If you’re having trouble paying your monthly bills—especially that steep car loan— you might be wondering if filing for bankruptcy will lower your existing car payment. It depends on which type of bankruptcy you file, but bankruptcy could potentially lower your car payment.
Here are basic descriptions of the two types of bankruptcy that you can file:
A Chapter 7 bankruptcy, or “liquidation” bankruptcy, will discharge most of your unsecured debt. A trustee will attempt to sell any significant property to pay your creditors.
A Chapter 13 bankruptcy, or “wage earners” bankruptcy, will reorganize your debts so that you can repay some or all of your debt over a set period of time.
When you file for Chapter 7, your car loan will not be discharged because it is not an unsecured debt, but rather a secured debt. In this type of bankruptcy filing, your secured creditors—which include the holders of your car loan— will have you sign a reaffirmation agreement. This is an agreement between the creditor and the debtor that waives the discharge of debt in a pending bankruptcy proceeding. You must sign this agreement in order to retain your vehicle. You will be required to maintain your monthly payments. If you default, the creditor has the right to repossess your car.
There is one possibility through Chapter 7 that could decrease what you owe on your car, and that is you may take advantage of your right to redeem your car. When you redeem your vehicle, you pay an amount equal to its replacement value. This is often much lower than the amount that remains on your loan. The hitch is that you will need to pay this figure in a lump sum, and few people filing for bankruptcy have the cash to do so.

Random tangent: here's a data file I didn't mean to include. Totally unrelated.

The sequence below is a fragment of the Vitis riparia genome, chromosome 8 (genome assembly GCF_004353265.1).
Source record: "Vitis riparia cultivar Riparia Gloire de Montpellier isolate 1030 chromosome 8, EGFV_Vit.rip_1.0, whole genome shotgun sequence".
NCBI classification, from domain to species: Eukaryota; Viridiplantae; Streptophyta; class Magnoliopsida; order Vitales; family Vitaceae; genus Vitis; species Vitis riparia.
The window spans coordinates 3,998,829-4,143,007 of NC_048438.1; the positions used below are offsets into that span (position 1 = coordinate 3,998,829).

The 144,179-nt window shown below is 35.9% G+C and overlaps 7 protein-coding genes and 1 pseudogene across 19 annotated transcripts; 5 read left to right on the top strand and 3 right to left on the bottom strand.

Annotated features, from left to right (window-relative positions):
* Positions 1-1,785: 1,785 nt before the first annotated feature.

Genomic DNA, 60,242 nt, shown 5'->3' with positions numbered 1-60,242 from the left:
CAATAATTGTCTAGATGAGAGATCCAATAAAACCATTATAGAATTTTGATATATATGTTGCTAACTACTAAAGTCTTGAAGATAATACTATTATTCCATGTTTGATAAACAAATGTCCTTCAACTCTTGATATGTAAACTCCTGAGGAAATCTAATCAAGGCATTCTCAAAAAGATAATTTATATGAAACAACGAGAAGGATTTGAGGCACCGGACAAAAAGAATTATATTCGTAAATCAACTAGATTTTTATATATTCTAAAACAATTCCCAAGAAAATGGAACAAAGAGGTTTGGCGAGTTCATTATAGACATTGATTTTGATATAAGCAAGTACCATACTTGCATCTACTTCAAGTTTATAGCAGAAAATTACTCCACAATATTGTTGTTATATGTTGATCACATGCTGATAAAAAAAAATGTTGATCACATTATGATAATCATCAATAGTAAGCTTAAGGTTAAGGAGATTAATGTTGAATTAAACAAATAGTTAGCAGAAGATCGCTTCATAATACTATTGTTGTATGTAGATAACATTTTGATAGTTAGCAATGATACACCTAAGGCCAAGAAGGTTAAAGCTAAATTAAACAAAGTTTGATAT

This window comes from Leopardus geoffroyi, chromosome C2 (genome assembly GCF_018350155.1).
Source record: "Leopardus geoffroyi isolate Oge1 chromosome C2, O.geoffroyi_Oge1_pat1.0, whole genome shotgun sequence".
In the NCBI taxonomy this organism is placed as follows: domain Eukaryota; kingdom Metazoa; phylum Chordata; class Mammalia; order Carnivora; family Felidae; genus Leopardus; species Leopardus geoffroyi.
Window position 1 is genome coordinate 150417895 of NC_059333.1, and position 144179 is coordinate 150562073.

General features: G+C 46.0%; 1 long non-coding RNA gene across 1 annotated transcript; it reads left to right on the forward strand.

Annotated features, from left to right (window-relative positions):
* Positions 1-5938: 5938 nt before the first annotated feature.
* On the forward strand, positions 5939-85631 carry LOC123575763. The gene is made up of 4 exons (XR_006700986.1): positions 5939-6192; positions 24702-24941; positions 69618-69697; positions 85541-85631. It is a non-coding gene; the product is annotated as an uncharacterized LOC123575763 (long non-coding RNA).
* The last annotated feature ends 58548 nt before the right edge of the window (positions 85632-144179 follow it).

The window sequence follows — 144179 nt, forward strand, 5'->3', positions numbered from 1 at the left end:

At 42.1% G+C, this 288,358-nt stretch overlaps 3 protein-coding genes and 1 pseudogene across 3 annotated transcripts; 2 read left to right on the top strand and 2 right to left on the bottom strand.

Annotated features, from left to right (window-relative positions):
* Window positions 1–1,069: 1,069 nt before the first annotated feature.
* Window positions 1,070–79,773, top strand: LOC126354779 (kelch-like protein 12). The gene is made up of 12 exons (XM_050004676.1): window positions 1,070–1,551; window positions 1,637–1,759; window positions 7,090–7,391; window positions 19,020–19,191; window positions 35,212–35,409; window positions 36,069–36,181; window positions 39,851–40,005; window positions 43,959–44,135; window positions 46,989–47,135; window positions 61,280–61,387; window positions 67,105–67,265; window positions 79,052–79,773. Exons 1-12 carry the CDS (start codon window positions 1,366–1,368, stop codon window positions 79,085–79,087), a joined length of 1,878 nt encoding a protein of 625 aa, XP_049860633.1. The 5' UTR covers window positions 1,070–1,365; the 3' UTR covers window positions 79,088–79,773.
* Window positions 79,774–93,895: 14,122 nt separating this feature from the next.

Your best chance of reducing your car payment is through Chapter 13 bankruptcy. In Chapter 13, your car loan will become part of your bankruptcy plan which will be paid by your trustee. Your car payment could remain the same, but you can reduce a high interest rate (typically down to ~4%), and you can even reduce the principal balance of a car loan if (a) the value of the vehicle is less than the balance owed and (b) the vehicle was purchased at least 910 days prior to filing your Chapter 13. This is known as a “cram down.” In a cram down, if the balance of your loan is more than your car is worth, then you can pay back the balance based on the current value rather than the contracted loan balance. This could decrease the amount you owe considerably and thereby lower your payment.
There are some variables to consider, but filing for bankruptcy often a good option if you’re in need of lowering your monthly car payment.